Film editing

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Film editing is a style of editing audio-visual material that evolved from the process of physically cutting and taping together pieces of film, using a viewer such as a Moviola or Steenbeck to look at the results.

When the work print has been cut to a satisfactory state, it is then used to make a negative cutting list, which is used by a negative cutter to cut A and B rolls prior to optical printing to produce the final film print.

Since the film was physcially cut and pasted, a 'non-linear' style of editing evolved, generally considered superior to that evolved in the 1970s in electronic video editing, which involved repeated over-recording from tape to tape.

In recent years, 'film editing' has come to mean what a 'film editor' does, even though the work involved is now generally performed on a computer-based non-linear editing system, such as Avid, Lightworks or Speed Razor.

If the end product is to be a traditional movie, the final negative cutting list is produced from the software, and the negative cutting process occurs as before.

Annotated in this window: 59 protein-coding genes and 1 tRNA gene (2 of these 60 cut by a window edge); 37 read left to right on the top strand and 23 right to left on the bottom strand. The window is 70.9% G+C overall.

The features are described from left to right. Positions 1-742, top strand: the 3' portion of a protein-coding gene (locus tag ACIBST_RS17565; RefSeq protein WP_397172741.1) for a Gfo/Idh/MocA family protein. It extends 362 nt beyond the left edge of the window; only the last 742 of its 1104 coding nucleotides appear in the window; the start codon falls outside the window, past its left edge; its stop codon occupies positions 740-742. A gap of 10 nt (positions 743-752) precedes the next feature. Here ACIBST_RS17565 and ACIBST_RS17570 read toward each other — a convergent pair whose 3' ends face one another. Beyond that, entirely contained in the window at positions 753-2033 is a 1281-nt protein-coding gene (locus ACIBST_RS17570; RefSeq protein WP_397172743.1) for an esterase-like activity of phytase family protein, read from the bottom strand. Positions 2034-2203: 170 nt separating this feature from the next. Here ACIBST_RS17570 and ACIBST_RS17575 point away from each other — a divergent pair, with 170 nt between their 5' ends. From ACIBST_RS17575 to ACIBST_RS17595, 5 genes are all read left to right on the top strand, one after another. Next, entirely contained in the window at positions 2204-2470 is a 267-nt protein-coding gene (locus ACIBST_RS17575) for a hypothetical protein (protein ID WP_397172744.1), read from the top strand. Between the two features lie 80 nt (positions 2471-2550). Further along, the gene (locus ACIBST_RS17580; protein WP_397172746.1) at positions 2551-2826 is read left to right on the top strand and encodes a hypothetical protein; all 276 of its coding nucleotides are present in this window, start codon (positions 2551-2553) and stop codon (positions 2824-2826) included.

In other cases, an edit decision list may be generated for a video editing system.

With the emergence of digital cinema, there is now a movement towards all-digital assembly of the final product, such as in CFC's Digital Lab process.

One of two dominant theories of conveying information in the cinema where conveying information is done by juxtaposing one image with another to produce a third idea. After D.W. Griffith's Birth of a Nation and Intolerance, the early Russian filmmakers took up this approach to film communication. It seemed to agree with their revolutionary ideas and seemed to be the perfect artistic expression of the Hegelian Dialectic. (See also the Kuleshov Experiment.)

Various techniques in film editing include: